We had the good fortune of connecting with Brandon Dean Lamson and we’ve shared our conversation below.
Hi Brandon Dean, how do you think about risk?
I embrace risk, seeing it as presenting opportunities to grow beyond my self-imposed boundaries. As an artist, I’m continually seeking to take risks, vowing not to repeat what I have already done but to experiment and to be open to the fortuitous interventions of chance. I also attempt to risk being more open with other people, which entails listening and vulnerability. We are at a moment amidst the pandemic and the call for social change when many of us feel inspired to act upon our understanding of how deeply we are interconnected. The way that I tend to my health is not merely a personal issue, but directly impacts everyone in my community. When I passively watch people of color being systematically oppressed and brutalized, I participate in that oppression. Instead, I can risk stepping forward and contributing to social change. My meditation classes invite participants to risk really getting in touch with themselves by sitting still and quietly tuning into their experience. This is courageous, as we are lured by so many opportunities to numb ourselves and to escape from our thoughts and feelings. Moment by moment, with each breath, we can choose to face reality with more fearlessness. The willingness to take a risk makes this possible.
Can you open up a bit about your work and career? We’re big fans and we’d love for our community to learn more about your work.
The writer’s life is never an easy one, and at the same time I feel very fortunate to struggle to do something every day that I love. Since I’m a poet, I’m not susceptible to the commercial incentives and hunger for notoriety that perhaps other writers are. This gives me a certain kind of freedom to do what I want, to take creative risks and listen to my instincts. Every poem that I write helps to teach me how to write the next one. My book Starship Tahiti was published by the University of Massachusetts Press, and currently I’m sending around a memoir based on my experience teaching inmates on Rikers Island. I was recently the Summer Poet in Residence at the University of Mississippi, and my poems have appeared in Poetry Northwest, Prairie Schooner, and Third Coast. I also write articles on Buddhist practice and social justice that have been published in Tricycle Magazine and in Speculative Non-Buddhism.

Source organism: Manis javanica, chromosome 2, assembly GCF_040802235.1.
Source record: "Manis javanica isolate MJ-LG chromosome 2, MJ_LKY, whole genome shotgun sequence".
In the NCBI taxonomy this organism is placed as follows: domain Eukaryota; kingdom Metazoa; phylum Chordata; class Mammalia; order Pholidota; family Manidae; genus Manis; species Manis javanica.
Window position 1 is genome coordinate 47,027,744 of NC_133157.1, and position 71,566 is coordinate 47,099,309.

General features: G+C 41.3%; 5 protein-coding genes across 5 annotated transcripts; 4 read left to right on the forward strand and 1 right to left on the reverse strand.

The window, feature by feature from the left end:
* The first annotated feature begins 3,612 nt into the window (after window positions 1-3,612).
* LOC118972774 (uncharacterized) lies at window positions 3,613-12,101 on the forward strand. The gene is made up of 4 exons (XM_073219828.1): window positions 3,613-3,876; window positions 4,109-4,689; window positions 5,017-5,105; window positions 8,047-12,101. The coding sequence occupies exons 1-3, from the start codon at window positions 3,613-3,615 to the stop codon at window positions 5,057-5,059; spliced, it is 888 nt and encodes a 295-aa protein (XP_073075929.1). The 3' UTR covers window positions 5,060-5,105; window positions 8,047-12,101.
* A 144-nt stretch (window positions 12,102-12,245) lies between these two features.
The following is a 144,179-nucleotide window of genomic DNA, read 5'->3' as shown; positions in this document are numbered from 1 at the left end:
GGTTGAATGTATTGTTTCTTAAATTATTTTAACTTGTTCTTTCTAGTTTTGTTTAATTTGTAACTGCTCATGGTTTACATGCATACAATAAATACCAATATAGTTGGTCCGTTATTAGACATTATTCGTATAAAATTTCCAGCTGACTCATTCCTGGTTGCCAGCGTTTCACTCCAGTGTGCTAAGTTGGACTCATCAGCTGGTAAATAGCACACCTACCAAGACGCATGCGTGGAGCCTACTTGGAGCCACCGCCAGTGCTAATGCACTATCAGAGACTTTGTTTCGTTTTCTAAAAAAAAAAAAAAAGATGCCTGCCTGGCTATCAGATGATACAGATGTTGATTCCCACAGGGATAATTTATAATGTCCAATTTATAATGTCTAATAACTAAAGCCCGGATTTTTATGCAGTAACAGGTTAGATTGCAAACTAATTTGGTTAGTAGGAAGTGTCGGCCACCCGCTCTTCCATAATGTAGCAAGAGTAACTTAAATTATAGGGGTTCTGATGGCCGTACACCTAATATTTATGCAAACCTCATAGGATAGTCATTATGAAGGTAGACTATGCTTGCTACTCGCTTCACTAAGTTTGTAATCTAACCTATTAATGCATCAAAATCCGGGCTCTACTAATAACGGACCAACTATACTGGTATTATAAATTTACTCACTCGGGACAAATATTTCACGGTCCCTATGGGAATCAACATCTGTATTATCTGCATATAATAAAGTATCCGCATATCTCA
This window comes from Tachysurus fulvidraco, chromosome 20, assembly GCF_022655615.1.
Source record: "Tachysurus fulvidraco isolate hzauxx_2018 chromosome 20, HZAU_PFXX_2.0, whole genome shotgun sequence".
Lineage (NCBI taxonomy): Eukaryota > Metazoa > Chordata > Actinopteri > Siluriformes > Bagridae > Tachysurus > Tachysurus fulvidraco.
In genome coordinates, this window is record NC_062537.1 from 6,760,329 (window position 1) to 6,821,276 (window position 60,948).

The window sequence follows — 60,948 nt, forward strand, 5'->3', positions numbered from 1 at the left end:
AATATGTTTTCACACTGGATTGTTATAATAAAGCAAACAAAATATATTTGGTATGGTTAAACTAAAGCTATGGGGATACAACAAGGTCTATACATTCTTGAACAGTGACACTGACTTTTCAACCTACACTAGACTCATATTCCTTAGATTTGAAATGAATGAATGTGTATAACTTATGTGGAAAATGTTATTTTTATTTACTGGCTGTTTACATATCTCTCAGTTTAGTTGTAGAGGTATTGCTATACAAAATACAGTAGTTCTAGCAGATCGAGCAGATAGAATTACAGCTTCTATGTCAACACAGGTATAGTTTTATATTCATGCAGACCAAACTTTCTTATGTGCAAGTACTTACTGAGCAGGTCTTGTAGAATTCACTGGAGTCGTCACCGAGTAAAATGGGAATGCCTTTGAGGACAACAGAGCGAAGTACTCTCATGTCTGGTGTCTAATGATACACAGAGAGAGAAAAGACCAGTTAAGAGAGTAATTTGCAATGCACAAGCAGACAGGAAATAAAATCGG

Let’s say your best friend was visiting the area and you wanted to show them the best time ever. Where would you take them? Give us a little itinerary – say it was a week long trip, where would you eat, drink, visit, hang out, etc.
I would take my friend to the wonderful art galleries and museums in our city, beginning with the Menil and the Cy Twombly Gallery, moving to the CAMH, and then to the MFAH. The Francis Bacon exhibit currently showing at the MFAH is one of my favorites from the past few years. I would also introduce my friends to what I think of as the hidden nature spots in Houston, even though they are not actually hidden. These include the Houston Arboretum, the recently opened Memorial Park Eastern Glades, and the Buffalo Bayou Park Cistern. If we had time, it would be fascinating to also take my friend on a driving tour of the shipping channel, so that he could see the grotesque underbelly of the petrochemical and oil business, a kind of Dantesque conglomeration of refineries and plants that contributes to our unsustainable way of life. Actually, every Houstonian should go there if they haven’t seen it. I find a kind of strange beauty in this apocalyptic landscape.
Shoutout is all about shouting out others who you feel deserve additional recognition and exposure. Who would you like to shoutout?
I want to shout out to my beautiful wife Elizabeth Haberer, who founded the Houston Meditation Society after the Orlando shootings to promote a peaceful and mindful response to social injustice. She also brought the Never Again Action movement to Houston to protest the child detention centers in our city, and her activism continues to inspire me. I’d also like to shout out to my Zen teacher Konjin Gaelyn Godwin, who has guided and supported me throughout my training in Zen practice. The Houston Zen Center is my spiritual home, and is a place that nourishes and sustains me. Finally, I want to shout out to all of the poets who have mentored me in Houston, my writing group the Happy Criminals, and the vibrant community of writers and readers in our city.
Image credit for last photo: Veronica Ramos